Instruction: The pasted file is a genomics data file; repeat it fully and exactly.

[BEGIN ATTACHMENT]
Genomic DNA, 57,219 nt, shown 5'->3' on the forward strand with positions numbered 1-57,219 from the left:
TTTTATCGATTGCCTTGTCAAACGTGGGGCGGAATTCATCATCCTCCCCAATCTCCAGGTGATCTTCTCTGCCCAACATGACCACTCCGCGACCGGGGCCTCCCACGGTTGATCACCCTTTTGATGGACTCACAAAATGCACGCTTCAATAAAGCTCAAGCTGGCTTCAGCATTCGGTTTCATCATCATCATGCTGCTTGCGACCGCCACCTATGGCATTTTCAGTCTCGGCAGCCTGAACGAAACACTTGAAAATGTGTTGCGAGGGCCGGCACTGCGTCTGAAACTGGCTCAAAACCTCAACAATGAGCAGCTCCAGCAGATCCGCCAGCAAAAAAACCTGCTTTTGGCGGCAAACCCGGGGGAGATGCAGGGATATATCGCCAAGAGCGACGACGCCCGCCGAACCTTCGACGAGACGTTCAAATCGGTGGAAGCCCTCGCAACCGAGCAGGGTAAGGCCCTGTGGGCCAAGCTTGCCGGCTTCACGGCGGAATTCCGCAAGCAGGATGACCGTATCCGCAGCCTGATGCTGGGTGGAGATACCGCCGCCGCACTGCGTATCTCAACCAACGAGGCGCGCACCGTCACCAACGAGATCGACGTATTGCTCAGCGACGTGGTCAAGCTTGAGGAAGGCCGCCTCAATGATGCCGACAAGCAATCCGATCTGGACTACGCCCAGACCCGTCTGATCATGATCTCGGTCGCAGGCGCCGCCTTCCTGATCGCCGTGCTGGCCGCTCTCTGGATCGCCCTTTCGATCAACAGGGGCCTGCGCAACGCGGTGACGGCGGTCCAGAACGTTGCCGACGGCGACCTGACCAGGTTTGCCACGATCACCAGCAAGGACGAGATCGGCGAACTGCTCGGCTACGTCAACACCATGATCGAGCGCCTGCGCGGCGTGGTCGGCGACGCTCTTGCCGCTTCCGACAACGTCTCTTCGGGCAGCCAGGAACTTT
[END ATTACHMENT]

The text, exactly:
Genomic DNA, 57,219 nt, shown 5'->3' on the forward strand with positions numbered 1-57,219 from the left:
TTTTATCGATTGCCTTGTCAAACGTGGGGCGGAATTCATCATCCTCCCCAATCTCCAGGTGATCTTCTCTGCCCAACATGACCACTCCGCGACCGGGGCCTCCCACGGTTGATCACCCTTTTGATGGACTCACAAAATGCACGCTTCAATAAAGCTCAAGCTGGCTTCAGCATTCGGTTTCATCATCATCATGCTGCTTGCGACCGCCACCTATGGCATTTTCAGTCTCGGCAGCCTGAACGAAACACTTGAAAATGTGTTGCGAGGGCCGGCACTGCGTCTGAAACTGGCTCAAAACCTCAACAATGAGCAGCTCCAGCAGATCCGCCAGCAAAAAAACCTGCTTTTGGCGGCAAACCCGGGGGAGATGCAGGGATATATCGCCAAGAGCGACGACGCCCGCCGAACCTTCGACGAGACGTTCAAATCGGTGGAAGCCCTCGCAACCGAGCAGGGTAAGGCCCTGTGGGCCAAGCTTGCCGGCTTCACGGCGGAATTCCGCAAGCAGGATGACCGTATCCGCAGCCTGATGCTGGGTGGAGATACCGCCGCCGCACTGCGTATCTCAACCAACGAGGCGCGCACCGTCACCAACGAGATCGACGTATTGCTCAGCGACGTGGTCAAGCTTGAGGAAGGCCGCCTCAATGATGCCGACAAGCAATCCGATCTGGACTACGCCCAGACCCGTCTGATCATGATCTCGGTCGCAGGCGCCGCCTTCCTGATCGCCGTGCTGGCCGCTCTCTGGATCGCCCTTTCGATCAACAGGGGCCTGCGCAACGCGGTGACGGCGGTCCAGAACGTTGCCGACGGCGACCTGACCAGGTTTGCCACGATCACCAGCAAGGACGAGATCGGCGAACTGCTCGGCTACGTCAACACCATGATCGAGCGCCTGCGCGGCGTGGTCGGCGACGCTCTTGCCGCTTCCGACAACGTCTCTTCGGGCAGCCAGGAACTTT